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 Post subject: Greek or Media Studies!
PostPosted: Tue Mar 23, 2010 10:56 pm 
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Joined: Thu Sep 24, 2009 4:06 pm
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Around 68,000 UK pupils take Media Studies GCSE per annum. Of these 4% get A*.

Less than 1,000 take Greek GCSE, but of those 55% get A*.

Discuss!


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 Post subject:
PostPosted: Tue Mar 23, 2010 11:11 pm 
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Perhaps you could post under "Everything Else" as not sure if this is just relevant to Independent Schools?

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 Post subject:
PostPosted: Tue Mar 23, 2010 11:12 pm 
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I'll keep that in mind for the next four years just in case Ds is faced with such a choice for his options.

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 Post subject:
PostPosted: Wed Mar 24, 2010 8:46 am 
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deleted

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Last edited by Loopyloulou on Tue Aug 09, 2011 1:43 pm, edited 1 time in total.

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 Post subject:
PostPosted: Wed Mar 24, 2010 9:12 am 
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Greek.


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 Post subject:
PostPosted: Wed Mar 24, 2010 9:19 am 
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Very perceptive Loupyloulou. It is of course a rhetorical question as DD school wouldn't countenance Media Studies (or Combined "Science" for that matter).

But the real question is, given that this country can churn out thousands and thousands of Media Studies GCSEs and with all these so-called self-proclaimed Specialist Schools, why are there approximately nil pupils studying Greek in the State sector?


According the website the purpose of a GCSE course in Classical Greek is:

to acquire an understanding of some of the elements of classical civilisation, literature and language which have had a profound influence on modern societies;

to fire imagination and to deepen and develop experience by considering a wide range of issues, such as aesthetic, ethical, linguistic, political, religious and social questions.

Is that not as worthwhile as Media Studies for at least some of our children?


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 Post subject:
PostPosted: Wed Mar 24, 2010 9:45 pm 
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Joined: Mon Aug 31, 2009 6:19 pm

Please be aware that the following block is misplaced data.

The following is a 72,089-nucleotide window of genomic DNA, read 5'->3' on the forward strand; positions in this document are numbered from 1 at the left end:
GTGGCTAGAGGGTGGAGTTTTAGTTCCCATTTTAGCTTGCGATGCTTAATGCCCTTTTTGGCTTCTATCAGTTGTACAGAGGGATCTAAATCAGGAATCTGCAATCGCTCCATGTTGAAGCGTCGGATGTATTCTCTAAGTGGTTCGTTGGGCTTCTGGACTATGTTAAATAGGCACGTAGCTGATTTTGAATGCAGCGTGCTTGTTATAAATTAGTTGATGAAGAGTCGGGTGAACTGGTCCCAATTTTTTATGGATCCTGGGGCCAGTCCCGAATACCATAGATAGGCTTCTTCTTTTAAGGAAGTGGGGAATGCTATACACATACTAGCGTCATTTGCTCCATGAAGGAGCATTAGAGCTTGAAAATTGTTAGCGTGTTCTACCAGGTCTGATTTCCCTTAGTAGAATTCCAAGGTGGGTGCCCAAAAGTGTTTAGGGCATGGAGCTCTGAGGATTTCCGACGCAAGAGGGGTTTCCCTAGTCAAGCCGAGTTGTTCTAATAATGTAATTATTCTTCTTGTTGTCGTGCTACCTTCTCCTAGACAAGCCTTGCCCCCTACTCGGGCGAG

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Hi guest43

Quote:
approximately nil pupils studying Greek in the State sector


I'm not sure you are completely correct my ds's grammar offers classics and at my daughters gcse choices evening last week at her comp there was a very enthusiastic group of students studying ethics and philosophy or something like this which contained much about ancient greek philosophy so although they may not offer greek gcse doesn't mean they are not studying 'elements of classical civilisation, literature and language which have had a profound influence on modern societies'


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 Post subject:
PostPosted: Thu Mar 25, 2010 9:39 am 
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Of course another reason for the unpopularity of Greek GCSE amongst the State sector might be apparent from perusing the method of assessment!

Exam specifications 2009-10 (including coursework information)

Year 10 Greek Board: OCR

Specification name and code: The GCSE Classical Greek Course is OCR Specification 1941

Modules:


Coursework: None


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 Post subject:
PostPosted: Thu Mar 25, 2010 11:15 am 
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some comprehensives - eg Camden Girls - do Greek -and get just as good results.


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 Post subject:
PostPosted: Thu Mar 25, 2010 11:54 am 
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I'm not sure exactly where I stand on the coursework issue in the 80's I did loads of o'levels and got mostly a's from the local grammar and apart form art there was no coursework. I did as little work as possible during 4th and 5th years crammed for the exams like crazy in the last 3 months but all those facts i crammed in left within weeks of the exam. I remember writing in huge detail about the poem of the ancient mariner or whatever and quoting huge chunks of it but I can't remember anything about it at all now, maybe if i'd studied it properly during the course had to write a quality essay about it for assessed coursework I would remember it better. So if we assume school is about learning stuff rather than passing exams the system was pretty hopeless. I am actually quite impressed as my daughter starts her various GCSE curricula they actually looks really interesting and engaging take history for example my o level consisted mainly of regurgitating huge lists of facts there was very little discussion about the quality of sources, bias, evidence etc. I do think that some form of formal assesment is important but we shouldn't look back at no coursework exams with over rose tinted specs.


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